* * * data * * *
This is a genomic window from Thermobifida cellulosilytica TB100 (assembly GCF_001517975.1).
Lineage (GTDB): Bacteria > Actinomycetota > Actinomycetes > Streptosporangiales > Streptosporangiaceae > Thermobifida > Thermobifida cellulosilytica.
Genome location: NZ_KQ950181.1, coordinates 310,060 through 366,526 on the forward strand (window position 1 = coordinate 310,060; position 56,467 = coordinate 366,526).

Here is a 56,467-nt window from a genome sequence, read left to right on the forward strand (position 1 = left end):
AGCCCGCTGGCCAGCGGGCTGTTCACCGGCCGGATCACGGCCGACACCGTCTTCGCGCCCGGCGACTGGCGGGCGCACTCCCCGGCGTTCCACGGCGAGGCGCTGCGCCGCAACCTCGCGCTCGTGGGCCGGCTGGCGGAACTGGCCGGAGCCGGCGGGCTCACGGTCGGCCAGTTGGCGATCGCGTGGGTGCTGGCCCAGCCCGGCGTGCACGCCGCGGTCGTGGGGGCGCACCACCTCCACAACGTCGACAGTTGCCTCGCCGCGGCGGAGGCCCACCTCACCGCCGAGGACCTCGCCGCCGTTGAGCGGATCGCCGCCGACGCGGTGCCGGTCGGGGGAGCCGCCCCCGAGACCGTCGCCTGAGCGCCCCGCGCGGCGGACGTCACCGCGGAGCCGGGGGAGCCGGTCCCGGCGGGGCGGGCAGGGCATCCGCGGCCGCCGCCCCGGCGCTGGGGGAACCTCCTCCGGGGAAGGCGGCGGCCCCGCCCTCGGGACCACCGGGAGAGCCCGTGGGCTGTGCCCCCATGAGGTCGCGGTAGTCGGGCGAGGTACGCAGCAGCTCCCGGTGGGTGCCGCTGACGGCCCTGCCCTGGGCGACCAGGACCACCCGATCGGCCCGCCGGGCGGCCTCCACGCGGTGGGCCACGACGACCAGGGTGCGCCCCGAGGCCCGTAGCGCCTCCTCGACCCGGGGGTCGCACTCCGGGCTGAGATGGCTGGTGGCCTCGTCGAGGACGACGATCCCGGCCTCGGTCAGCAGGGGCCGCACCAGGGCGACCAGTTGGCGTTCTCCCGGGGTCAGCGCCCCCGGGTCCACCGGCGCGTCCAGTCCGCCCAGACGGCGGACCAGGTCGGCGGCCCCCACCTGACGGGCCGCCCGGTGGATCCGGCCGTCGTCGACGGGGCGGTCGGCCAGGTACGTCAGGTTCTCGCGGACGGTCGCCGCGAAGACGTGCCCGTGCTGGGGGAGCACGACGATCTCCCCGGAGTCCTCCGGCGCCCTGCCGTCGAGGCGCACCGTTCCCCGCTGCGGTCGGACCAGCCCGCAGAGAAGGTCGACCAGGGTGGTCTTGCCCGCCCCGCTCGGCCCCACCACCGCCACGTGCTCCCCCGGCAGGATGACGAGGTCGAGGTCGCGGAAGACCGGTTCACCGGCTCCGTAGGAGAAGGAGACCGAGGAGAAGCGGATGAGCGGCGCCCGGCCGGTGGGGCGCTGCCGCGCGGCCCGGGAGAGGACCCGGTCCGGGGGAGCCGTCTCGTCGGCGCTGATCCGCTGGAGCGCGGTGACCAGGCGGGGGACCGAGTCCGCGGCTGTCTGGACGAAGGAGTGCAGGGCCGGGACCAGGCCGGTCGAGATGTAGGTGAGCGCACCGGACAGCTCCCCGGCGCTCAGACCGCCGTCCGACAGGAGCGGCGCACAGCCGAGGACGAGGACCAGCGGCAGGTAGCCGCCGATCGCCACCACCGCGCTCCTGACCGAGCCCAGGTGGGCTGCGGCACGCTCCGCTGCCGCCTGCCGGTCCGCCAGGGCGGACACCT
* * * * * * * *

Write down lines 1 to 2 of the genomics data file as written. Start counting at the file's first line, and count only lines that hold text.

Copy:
This is a genomic window from Thermobifida cellulosilytica TB100 (assembly GCF_001517975.1).
Lineage (GTDB): Bacteria > Actinomycetota > Actinomycetes > Streptosporangiales > Streptosporangiaceae > Thermobifida > Thermobifida cellulosilytica.